As bike use increases, is there a spatial lesson to be found in the Netherlands’ cycling culture?
A new cycle parking garage in The Hague by Silo and Studio Marsman may be a helpful model for local and national governments who seek to promote the means of transportation.
Countries the world over are responding to the difficulties in public transportation that COVID-19 has introduced by investing in infrastructure for biking. In early March, New York City bike-sharing programme NYC Citi Bike saw a demand surge of 67 per cent. At the end of April it was announced that the French government would be putting forward a 20 million cash injection to keep people on saddles post-pandemic. The benefits of swapping four wheels for two are environmentally and socially manifold.
In the Netherlands, there are more bikes than people – cycling culture is one of the country’s defining characteristics. That’s because Dutch are uncontested leaders in this means of transportation: the proportion of bicycle use as a percentage of total number of trips tops that of even Denmark by over five per cent. The Netherlands Institute for Transport Policy Analysis reports that more than one-quarter of all trips made by Dutch residents are done so on bicycle, including for work and leisure. There are many incentives to ride in the Netherlands, among them being the spaces in which to house one’s mobile metal machine.
A parking garage designed by Silo in collaboration with Studio Marsman shows just how far innovation in that oft-neglected spatial typology can go. Seeking a future-proof, service-oriented space, the Municipality of The Hague and the national railway operators turned to the collaborators. Located underneath the Koningin Julianaplein in The Hague – just in front of the city’s central station – the garage is one of the biggest in Netherlands with over 8,000 spots for bicycles and rental bicycles. It may be a helpful model for local and national governments looking to boost people’s readiness for biking.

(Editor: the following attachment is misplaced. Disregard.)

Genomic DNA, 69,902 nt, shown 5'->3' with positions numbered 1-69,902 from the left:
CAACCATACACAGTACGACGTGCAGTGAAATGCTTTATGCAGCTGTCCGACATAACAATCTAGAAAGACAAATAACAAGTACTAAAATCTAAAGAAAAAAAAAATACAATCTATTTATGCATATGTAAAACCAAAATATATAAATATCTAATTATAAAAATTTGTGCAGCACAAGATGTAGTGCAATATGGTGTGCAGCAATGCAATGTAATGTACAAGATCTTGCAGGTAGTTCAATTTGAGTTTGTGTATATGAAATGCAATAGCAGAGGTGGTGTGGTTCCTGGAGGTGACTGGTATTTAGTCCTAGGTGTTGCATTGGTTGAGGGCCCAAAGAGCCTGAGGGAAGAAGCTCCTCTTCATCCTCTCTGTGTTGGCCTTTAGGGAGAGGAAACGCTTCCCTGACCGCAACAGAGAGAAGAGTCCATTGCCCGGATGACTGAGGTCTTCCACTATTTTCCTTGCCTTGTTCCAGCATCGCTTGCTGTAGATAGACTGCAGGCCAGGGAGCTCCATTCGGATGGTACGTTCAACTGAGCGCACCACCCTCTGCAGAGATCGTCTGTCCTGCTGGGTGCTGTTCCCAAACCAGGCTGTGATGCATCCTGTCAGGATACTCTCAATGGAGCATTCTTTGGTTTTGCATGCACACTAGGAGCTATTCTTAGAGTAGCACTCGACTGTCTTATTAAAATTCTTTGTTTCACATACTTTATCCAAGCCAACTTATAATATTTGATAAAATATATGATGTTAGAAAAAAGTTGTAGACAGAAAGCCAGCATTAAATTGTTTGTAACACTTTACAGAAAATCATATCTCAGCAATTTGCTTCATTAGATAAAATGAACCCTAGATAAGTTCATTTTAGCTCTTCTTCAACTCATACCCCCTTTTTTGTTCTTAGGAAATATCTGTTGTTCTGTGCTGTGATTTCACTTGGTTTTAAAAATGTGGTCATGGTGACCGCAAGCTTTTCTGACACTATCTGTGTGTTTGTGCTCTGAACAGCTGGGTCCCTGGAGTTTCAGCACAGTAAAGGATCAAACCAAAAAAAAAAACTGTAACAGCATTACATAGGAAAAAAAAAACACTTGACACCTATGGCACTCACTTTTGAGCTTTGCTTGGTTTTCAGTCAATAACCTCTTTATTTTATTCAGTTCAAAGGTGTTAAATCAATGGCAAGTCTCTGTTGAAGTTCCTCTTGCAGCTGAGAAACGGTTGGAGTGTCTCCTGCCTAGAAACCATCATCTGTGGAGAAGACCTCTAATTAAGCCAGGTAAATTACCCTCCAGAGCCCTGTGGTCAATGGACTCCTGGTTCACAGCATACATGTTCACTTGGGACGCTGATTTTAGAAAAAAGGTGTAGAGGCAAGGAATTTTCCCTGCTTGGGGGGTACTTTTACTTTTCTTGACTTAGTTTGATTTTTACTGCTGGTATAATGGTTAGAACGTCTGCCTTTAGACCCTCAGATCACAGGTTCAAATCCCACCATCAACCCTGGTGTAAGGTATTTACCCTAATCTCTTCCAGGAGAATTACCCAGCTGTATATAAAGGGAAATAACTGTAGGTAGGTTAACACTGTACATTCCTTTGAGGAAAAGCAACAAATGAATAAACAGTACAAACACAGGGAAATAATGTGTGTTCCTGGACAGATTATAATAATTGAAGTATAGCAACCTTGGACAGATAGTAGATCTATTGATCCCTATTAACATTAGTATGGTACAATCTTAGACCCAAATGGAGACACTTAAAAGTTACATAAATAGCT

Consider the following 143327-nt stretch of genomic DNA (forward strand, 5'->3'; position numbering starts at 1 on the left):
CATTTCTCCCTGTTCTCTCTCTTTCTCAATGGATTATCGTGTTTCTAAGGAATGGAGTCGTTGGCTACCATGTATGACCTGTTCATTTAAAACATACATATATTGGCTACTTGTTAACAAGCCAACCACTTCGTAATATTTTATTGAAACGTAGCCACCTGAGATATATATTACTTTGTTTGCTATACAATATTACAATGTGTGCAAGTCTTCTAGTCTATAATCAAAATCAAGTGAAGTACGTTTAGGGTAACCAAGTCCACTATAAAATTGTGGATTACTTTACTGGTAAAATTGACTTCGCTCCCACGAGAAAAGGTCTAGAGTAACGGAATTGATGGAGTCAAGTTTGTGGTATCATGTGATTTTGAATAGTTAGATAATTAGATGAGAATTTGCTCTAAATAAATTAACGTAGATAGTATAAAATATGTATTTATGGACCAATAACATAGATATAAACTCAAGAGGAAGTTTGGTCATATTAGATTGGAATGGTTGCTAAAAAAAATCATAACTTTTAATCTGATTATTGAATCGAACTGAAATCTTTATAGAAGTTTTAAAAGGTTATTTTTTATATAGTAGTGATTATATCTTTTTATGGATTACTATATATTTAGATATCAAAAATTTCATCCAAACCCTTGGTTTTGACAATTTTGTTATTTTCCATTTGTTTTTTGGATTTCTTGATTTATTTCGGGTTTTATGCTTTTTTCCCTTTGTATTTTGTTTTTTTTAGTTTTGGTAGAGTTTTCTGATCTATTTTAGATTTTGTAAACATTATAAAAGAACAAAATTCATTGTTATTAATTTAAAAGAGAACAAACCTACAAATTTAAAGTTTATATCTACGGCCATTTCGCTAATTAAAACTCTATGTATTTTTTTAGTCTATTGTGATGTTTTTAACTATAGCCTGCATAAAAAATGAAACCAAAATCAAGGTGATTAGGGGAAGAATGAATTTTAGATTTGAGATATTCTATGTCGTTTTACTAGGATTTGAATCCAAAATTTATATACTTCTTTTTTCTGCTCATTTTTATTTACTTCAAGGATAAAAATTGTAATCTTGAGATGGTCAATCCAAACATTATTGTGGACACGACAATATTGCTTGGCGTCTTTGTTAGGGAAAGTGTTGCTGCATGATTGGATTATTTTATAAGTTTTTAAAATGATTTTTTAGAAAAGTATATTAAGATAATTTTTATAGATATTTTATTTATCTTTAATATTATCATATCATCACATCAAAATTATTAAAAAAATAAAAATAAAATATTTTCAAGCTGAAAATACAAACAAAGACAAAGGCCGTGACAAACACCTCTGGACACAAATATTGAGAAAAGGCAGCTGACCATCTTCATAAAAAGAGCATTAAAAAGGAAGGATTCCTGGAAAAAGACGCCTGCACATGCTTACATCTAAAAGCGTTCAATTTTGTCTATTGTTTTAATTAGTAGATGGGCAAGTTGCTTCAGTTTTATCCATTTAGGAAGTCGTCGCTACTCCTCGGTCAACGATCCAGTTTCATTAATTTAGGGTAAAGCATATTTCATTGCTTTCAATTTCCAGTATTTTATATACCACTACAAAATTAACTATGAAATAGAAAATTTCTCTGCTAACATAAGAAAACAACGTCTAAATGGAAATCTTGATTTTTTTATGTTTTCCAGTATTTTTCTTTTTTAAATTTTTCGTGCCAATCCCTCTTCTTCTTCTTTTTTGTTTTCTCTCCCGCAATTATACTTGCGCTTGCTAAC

‘A good connection between bicycle and train is an essential link in the urban mobility network,’ says a spokesperson for Silo. ‘However, underground parking spaces are often unpleasant due to low ceilings, and the lack of daylight and views of the surroundings.’ Rene Toneman, Silo’s creative director, explains that in the new garage, ‘The integrated application of light and spatial identity makes the facility appear more spacious. Moreover, the visual interventions supports the intuitive orientation, making it easier to find back your bike at the end of the day.’
A light wall inspired by famed Dutch graphic artist M C Escher depicts the ‘past, present and future’ of architecture in The Hague, interpreting historic and forward-looking facades in the city. A bright white ceiling, intuitive wayfinding, roomy aisles and back-lit glass walls are defining elements. Exits designed by Powerhouse Company will be integrated into the above-ground buildings.
Read about more mobility projects here.